What are some facts about the Carlsbad Caverns?


Quick Answer

Carlsbad Caverns National Park is an extensive cave system found beneath southeast New Mexico and northwest Texas. Though the caves lie underneath desert, they are the remains of an underwater reef from a prehistoric sea. The Carlsbad Caverns were the site of a hostage situation in 1979.

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Full Answer

More than 250 million years ago, the Carlsbad Caverns region was covered by a sea known as the Delaware Basin. The Capitan Reef bordered the Delaware Basin and reached from present-day Carlsbad, N.M. to present-day Alpine, Texas. A portion of the Capitan Reef is preserved inside Carlsbad Caverns with fossilized sea creatures, including snails, nautiluses and bivalves. Part of the reef is exposed above ground as mountains, but the formations in Carlsbad Caverns are an exceptionally well-preserved section of the ancient reef.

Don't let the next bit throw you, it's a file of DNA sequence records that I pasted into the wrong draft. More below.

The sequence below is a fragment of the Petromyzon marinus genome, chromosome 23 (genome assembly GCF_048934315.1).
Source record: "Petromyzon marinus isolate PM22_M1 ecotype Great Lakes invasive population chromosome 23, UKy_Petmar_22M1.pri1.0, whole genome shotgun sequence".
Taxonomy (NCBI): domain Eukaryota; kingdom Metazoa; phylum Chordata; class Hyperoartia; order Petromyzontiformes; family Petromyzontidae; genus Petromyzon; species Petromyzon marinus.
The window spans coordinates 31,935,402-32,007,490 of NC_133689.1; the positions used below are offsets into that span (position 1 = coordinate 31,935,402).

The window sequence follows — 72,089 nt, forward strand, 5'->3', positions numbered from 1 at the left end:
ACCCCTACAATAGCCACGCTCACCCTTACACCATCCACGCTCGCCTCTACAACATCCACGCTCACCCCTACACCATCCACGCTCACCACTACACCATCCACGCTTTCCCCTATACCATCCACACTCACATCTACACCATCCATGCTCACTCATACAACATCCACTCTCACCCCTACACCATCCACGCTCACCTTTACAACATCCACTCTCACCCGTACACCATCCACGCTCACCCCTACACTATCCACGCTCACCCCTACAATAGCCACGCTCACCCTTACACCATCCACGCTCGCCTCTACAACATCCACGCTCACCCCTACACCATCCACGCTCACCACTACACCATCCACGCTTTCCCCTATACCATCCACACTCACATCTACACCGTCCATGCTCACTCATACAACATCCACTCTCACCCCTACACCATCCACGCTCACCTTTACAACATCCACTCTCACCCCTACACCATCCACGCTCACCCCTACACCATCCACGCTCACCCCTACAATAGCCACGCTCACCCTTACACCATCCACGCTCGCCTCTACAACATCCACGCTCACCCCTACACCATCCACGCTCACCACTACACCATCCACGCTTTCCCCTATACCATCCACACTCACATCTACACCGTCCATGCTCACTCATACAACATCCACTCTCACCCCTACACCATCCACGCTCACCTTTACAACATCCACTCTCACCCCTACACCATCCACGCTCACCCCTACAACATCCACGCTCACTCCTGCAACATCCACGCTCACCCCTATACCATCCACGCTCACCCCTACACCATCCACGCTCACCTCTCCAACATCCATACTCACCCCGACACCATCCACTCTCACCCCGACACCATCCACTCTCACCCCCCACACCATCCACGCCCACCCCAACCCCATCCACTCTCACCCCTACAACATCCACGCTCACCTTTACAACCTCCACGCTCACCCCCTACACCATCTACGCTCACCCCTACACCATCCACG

The caverns became a protected national monument in 1923. In 1979, four men armed with guns descended the cave elevator and held a park employee and about 100 tourists hostage. They fired off dozens of rounds in the cavern's underground lunchroom while the tourists hid nearby. The gunmen negotiated with law enforcement on the surface and threatened to blow up the elevator if their demands weren't met. After more than five hours, the gunmen surrendered and eventually faced federal charges for damaging the caves and destroying government property.

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